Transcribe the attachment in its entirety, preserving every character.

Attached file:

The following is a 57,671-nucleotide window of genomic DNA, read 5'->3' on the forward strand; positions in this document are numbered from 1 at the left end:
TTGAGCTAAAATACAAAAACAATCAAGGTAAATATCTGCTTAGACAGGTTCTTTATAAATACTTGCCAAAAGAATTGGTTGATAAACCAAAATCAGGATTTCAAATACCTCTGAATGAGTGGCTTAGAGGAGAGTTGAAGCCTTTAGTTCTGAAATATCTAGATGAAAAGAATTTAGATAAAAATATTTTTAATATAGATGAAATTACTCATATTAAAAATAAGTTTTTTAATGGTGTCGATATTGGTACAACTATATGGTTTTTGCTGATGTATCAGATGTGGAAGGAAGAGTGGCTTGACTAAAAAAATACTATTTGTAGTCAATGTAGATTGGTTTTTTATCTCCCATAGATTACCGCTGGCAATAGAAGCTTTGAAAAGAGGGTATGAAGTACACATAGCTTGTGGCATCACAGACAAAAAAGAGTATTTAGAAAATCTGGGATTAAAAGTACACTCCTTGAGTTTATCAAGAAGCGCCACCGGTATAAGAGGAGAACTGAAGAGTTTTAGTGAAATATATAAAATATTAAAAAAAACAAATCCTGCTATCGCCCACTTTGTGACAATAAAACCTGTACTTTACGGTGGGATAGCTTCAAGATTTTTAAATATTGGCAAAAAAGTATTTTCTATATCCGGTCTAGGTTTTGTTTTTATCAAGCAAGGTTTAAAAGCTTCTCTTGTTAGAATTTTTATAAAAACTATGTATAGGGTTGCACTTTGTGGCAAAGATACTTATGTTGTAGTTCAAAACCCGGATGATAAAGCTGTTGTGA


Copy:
The following is a 57,671-nucleotide window of genomic DNA, read 5'->3' on the forward strand; positions in this document are numbered from 1 at the left end:
TTGAGCTAAAATACAAAAACAATCAAGGTAAATATCTGCTTAGACAGGTTCTTTATAAATACTTGCCAAAAGAATTGGTTGATAAACCAAAATCAGGATTTCAAATACCTCTGAATGAGTGGCTTAGAGGAGAGTTGAAGCCTTTAGTTCTGAAATATCTAGATGAAAAGAATTTAGATAAAAATATTTTTAATATAGATGAAATTACTCATATTAAAAATAAGTTTTTTAATGGTGTCGATATTGGTACAACTATATGGTTTTTGCTGATGTATCAGATGTGGAAGGAAGAGTGGCTTGACTAAAAAAATACTATTTGTAGTCAATGTAGATTGGTTTTTTATCTCCCATAGATTACCGCTGGCAATAGAAGCTTTGAAAAGAGGGTATGAAGTACACATAGCTTGTGGCATCACAGACAAAAAAGAGTATTTAGAAAATCTGGGATTAAAAGTACACTCCTTGAGTTTATCAAGAAGCGCCACCGGTATAAGAGGAGAACTGAAGAGTTTTAGTGAAATATATAAAATATTAAAAAAAACAAATCCTGCTATCGCCCACTTTGTGACAATAAAACCTGTACTTTACGGTGGGATAGCTTCAAGATTTTTAAATATTGGCAAAAAAGTATTTTCTATATCCGGTCTAGGTTTTGTTTTTATCAAGCAAGGTTTAAAAGCTTCTCTTGTTAGAATTTTTATAAAAACTATGTATAGGGTTGCACTTTGTGGCAAAGATACTTATGTTGTAGTTCAAAACCCGGATGATAAAGCTGTTGTGA